“Walking improves health, but pick up pace, say experts.”
Courier Post of New Jersey via USA TODAY – 10/21/2013
Almost nothing is easier and cheaper than walking, but many people need to pick up the pace and put some spring into their step. And they need to walk whenever they can: Walk to do errands, walk the dog, go out and enjoy a local park, says Miriam Nelson, a professor at the Freedman School of Nutrition Science and Policy at Tufts University in Boston and the author of “Strong Women Stay Young.”
Walking is the most popular form of physical activity among adults in the U.S. and the most frequently reported activity among adults who meet the federal physical activity guidelines, the government says. The physical activity guidelines recommend getting at least 2 & 1/2 hours a week of moderate intensity aerobic activity, such as brisk walking, or one hour and fifteen minutes a week of vigorous intensity of aerobic activity, such as jogging. Regular exercise, such as brisk walking, may be one of the best prescriptions for improving your health, recent research confirms.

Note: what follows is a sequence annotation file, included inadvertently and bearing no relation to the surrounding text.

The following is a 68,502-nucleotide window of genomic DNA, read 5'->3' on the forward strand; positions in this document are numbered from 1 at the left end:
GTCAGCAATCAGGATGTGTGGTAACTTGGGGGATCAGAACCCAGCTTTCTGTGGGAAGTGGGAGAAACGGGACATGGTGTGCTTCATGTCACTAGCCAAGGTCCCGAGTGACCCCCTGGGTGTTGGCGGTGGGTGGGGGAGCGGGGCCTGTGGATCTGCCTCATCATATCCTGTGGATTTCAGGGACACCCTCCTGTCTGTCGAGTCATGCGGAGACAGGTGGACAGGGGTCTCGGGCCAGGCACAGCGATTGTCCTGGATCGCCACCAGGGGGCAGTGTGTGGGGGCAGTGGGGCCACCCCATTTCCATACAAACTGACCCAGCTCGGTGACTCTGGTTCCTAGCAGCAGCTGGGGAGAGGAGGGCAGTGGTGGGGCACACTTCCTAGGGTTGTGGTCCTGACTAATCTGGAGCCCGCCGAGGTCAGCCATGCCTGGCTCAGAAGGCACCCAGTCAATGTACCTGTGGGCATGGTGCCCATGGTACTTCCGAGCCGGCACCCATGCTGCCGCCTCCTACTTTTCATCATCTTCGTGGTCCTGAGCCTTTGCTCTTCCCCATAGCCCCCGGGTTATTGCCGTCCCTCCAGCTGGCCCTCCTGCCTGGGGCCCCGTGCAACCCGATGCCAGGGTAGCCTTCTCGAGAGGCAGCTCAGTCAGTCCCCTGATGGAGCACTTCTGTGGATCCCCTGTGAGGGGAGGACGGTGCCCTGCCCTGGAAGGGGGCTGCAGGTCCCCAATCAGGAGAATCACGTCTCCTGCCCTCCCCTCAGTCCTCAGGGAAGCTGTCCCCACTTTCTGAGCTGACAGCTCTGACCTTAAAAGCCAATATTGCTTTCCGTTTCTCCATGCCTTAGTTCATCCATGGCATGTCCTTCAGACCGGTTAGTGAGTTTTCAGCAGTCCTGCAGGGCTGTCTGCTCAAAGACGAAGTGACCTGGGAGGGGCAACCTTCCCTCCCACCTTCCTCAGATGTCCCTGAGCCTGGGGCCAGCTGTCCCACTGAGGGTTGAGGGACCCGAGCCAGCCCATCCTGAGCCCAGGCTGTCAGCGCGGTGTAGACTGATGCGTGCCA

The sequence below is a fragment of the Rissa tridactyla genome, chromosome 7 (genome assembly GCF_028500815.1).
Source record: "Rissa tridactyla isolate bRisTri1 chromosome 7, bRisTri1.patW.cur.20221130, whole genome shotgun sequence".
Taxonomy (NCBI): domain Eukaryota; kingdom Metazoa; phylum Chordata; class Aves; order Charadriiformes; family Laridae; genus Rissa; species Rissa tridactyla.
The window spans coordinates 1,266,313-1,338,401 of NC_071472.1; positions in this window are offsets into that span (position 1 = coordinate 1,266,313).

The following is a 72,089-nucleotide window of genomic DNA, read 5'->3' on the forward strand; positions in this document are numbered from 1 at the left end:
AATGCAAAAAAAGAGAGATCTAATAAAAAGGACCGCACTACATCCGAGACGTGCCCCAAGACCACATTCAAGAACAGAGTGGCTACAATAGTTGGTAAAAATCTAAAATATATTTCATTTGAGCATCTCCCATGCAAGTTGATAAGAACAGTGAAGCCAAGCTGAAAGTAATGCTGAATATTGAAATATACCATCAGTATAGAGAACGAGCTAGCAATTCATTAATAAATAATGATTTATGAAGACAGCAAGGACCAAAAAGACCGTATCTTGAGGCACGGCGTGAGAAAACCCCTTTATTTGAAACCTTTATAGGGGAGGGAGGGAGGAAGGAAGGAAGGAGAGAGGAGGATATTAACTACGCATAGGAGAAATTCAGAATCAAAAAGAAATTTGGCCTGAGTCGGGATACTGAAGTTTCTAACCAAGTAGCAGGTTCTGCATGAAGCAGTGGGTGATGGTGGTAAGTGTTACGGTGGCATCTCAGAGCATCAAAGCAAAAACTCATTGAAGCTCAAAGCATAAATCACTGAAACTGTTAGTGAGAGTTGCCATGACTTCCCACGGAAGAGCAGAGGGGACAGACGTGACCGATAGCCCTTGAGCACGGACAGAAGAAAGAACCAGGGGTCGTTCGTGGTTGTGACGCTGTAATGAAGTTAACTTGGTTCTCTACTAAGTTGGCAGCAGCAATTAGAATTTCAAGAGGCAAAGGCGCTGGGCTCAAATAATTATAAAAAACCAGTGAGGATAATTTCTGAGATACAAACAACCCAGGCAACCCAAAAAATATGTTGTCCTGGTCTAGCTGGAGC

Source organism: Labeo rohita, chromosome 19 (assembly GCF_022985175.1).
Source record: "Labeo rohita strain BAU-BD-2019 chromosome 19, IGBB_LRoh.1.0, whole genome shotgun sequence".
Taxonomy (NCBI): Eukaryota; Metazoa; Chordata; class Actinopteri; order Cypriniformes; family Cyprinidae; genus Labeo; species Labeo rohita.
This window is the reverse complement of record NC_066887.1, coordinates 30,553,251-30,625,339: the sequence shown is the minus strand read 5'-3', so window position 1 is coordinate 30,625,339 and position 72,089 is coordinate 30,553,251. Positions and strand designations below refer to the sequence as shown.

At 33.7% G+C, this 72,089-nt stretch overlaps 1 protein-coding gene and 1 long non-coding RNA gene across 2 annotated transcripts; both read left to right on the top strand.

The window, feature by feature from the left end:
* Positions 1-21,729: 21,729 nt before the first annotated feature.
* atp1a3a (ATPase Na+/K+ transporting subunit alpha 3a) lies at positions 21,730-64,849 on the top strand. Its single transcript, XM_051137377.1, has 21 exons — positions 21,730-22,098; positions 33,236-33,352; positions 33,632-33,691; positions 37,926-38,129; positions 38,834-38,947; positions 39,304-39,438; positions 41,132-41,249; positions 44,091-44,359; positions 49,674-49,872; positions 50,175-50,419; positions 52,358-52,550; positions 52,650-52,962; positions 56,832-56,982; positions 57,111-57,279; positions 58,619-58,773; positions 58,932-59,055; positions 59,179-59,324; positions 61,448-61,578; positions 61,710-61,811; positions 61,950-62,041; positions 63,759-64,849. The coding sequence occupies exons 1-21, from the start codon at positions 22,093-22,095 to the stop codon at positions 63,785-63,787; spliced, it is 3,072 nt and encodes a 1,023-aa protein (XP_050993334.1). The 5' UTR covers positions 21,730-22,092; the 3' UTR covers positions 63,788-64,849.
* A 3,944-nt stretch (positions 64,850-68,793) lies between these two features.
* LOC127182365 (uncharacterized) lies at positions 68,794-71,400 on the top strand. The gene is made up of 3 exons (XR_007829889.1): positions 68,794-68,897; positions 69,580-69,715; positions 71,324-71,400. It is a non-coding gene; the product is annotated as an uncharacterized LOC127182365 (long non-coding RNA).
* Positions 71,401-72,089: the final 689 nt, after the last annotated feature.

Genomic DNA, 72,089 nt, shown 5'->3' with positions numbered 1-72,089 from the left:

One study showed that taking a fifteen minute moderate-paced (3 mph) walk about thirty minutes after a meal helped control blood sugar in people who are a risk for developing Type 2 diabetes. Other research found that exercise may be as effective as medication in preventing early death in people who have had heart attacks or strokes.
About 25% of all breast cancer in women of all ages could be avoided by maintaining a healthy body weight and doing regular physical activity, research shows. These studies add to a large volume of research on the benefits of regular physical activity. Exercise has been shown to lower the risk of early death, help control weight and reduce the risk of heart disease, stroke, Type 2 diabetes, depression, some types of cancer and a host of other conditions.
So how fast is a brisk walk?
It depends on person. For some people, a 3 mph walk would be a brisk walk, but for others, that would be a moderate pace, Nelson said, who was co-chairwoman of the committee that created the government’s physical activity guidelines. “Brisk means that you get warm walking, and you can sense that your heart rate is slightly elevated.” Adds exercise physiologist Richard Cotton, a spokesman of the American College of Sports Medicine in Indianapolis: “You should be able to converse, but not sing.”